Delicious fresh strawberries

Hear from Head Chef Joe Wood all about the latest seasonal item…strawberries:

Finally it’s summer. The shorts are on and the suntan is a nice healthy shade of lobster. Strawberries are synonymous with British summer time; think Wimbledon where strawberries and cream are an institution. 28,000kg of strawberries are served each year alongside 7000 litres of cream (at £2.50 a pop, I’ll let you do the maths) and I’ve run out of fingers! They also get through 28,000 bottles of Champagne and 230,000 glasses of Pimms, but who’s counting…

Anyway back to the strawberries, obviously they are now available all year round. These imported varieties are picked under-ripe in order to stop them turning to mush during transportation. However, this does not give the flavour time to develop, and so are vastly inferior to their seasonal British counterparts.

Funky strawberry fact: they are not actually a berry. Berries have seeds on the inside, strawberries have theirs on the outside. They are however related to the rose. Five strawberries contain more vitamin C than an orange which makes them healthy. Don’t hold this against them though, they taste pretty great raw or cooked and have been one of our most popular fruits for centuries.

The Romans used them for their medicinal qualities, (prescribing them for anything from depression to bad breath) and were cultivated in Europe from the 14th century. Charles V of France had 1200 strawberry plants in his garden and he was known as ‘the wise’…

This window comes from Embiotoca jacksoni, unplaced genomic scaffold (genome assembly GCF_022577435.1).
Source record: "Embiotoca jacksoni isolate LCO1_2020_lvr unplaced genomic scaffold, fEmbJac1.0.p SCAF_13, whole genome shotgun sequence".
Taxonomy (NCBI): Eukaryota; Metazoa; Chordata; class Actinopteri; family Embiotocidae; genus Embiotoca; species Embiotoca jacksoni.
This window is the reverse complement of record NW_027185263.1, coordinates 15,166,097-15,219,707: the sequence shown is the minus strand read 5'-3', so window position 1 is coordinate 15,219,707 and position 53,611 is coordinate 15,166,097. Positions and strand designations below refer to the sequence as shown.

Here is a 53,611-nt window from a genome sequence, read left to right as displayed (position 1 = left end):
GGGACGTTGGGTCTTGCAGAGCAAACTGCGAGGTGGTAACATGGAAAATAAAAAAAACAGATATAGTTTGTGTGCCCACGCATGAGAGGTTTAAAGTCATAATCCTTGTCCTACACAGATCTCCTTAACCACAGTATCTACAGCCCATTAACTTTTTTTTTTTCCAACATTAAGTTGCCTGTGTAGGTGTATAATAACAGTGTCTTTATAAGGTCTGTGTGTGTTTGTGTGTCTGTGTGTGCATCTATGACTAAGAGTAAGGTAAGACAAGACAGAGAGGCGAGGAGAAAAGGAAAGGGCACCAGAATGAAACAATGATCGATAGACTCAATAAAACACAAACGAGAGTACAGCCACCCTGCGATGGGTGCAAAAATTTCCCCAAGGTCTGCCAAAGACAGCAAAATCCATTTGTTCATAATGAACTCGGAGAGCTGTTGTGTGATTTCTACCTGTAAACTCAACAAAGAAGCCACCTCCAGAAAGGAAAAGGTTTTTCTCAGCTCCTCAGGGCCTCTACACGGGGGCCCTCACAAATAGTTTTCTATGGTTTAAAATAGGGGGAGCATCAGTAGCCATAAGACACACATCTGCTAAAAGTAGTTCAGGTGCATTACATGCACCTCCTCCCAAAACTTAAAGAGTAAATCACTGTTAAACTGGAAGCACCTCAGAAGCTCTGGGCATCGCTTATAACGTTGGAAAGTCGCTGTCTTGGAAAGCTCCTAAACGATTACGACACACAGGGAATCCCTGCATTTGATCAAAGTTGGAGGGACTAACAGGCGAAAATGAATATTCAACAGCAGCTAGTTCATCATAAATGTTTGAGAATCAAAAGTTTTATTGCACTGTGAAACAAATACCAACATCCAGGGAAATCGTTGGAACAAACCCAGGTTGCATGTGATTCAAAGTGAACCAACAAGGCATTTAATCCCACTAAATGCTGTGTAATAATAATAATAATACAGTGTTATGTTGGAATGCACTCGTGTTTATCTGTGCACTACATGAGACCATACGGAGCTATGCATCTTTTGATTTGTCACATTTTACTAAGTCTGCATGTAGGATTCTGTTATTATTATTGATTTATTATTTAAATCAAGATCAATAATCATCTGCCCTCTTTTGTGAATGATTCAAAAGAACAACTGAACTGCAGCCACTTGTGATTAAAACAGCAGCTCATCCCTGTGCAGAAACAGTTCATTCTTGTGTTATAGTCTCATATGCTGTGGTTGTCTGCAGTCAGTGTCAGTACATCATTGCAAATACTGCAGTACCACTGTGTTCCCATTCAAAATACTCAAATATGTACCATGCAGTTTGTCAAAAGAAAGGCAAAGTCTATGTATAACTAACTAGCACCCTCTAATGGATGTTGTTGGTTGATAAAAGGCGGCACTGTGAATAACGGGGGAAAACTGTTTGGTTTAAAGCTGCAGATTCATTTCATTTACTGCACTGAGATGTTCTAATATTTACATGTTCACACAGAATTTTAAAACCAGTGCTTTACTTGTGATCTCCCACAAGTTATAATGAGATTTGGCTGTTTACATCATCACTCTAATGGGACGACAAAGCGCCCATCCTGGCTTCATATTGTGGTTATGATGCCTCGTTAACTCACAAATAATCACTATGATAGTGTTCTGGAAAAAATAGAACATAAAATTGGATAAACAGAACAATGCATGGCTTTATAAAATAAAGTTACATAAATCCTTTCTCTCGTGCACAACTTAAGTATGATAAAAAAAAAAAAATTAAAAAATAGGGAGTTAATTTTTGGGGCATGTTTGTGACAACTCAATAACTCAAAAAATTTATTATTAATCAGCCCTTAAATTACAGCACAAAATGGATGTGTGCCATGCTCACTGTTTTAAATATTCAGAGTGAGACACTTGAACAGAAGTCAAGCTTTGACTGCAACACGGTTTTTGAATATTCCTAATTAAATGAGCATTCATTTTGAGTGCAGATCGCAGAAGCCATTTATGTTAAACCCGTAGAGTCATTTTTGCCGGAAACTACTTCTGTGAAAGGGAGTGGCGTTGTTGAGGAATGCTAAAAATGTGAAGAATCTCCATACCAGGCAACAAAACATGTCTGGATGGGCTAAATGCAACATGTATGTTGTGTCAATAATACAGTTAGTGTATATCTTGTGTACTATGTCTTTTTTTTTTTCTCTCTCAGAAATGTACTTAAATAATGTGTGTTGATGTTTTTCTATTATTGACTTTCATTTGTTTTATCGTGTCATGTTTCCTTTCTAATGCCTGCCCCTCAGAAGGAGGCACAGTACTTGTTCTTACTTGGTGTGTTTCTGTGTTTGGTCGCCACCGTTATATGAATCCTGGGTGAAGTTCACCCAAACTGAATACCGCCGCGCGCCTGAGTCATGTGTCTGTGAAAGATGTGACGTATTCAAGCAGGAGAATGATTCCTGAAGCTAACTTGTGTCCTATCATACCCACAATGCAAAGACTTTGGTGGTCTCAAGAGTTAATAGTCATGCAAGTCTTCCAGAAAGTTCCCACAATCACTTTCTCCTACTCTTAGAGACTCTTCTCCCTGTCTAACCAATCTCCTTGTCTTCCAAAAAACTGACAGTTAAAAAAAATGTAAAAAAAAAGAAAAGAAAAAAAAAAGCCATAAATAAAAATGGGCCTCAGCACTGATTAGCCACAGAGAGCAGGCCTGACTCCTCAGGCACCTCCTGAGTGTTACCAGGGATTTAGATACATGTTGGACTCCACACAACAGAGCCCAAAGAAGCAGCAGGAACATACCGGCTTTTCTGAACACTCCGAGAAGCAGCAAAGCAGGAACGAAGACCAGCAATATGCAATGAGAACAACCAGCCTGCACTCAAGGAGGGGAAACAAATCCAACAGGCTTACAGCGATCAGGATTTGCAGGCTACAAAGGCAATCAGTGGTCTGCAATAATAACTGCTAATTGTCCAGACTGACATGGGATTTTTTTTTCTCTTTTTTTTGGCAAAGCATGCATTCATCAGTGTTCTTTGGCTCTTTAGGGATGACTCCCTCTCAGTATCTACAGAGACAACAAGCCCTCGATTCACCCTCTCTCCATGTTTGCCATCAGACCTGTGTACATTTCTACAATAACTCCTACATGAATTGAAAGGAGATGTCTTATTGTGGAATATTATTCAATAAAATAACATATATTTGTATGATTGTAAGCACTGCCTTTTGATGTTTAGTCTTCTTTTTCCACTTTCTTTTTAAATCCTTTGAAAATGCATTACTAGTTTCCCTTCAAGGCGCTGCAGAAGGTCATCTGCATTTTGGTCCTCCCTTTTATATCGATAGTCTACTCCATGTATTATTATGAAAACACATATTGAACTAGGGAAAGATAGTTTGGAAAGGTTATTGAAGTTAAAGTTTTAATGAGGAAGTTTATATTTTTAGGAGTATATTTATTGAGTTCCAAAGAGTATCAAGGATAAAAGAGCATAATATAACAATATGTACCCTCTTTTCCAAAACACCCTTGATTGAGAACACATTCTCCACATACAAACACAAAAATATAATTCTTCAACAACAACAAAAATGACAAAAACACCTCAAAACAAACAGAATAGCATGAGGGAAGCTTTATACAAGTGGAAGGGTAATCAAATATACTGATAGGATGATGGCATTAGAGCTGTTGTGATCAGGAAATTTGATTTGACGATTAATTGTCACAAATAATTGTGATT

Onto the UK – during medieval Britain strawberries were eaten with sour cream and Borage as a breakfast for newly weds due to its aphrodisiac qualities.

The quintessential pairing with cream is credited to Cardinal Thomas Wolsey who instructed his cooks to serve it at his lavish parties for Henry VIII at Hampton Court.

So this months recipe is Baked Alaska. Served with a strawberry syrup and berries it epitomises summer: hot meringue, cold ice cream, and it can be made in advance and kept in the freezer before banging it in the oven, making it perfect for dinner parties so you can impress without breaking a sweat.

 

Wine Match: Castello Banfi Rosa Regale Brachetto D’Acqui would work fantastically with this. For anyone who can’t guess, I am quite a fan of strawberry flavoured dessert wine. Fizzy wine is always a good bet, just ensure you pick a slightly sweeter wine. A crisp dry wine will taste sour next to the sweetness of the meringue.

My recommendation this month is a Monbazillac sweet wine from the south-west of France, close to the town of Bergerac. Similar to Sauternes, this months featured wine is Chateau Haut-Bernasse Le Clos Monbazillac 2005, and is made using the same grape varieties as Sauternes (Semillon, Sauvignon Blanc, Muscadelle), it’s more famous (and expensive) cousin. A rich gold colour and sweet, with honey, apricot and berry notes. It pairs extremely well with the berries in the dish.

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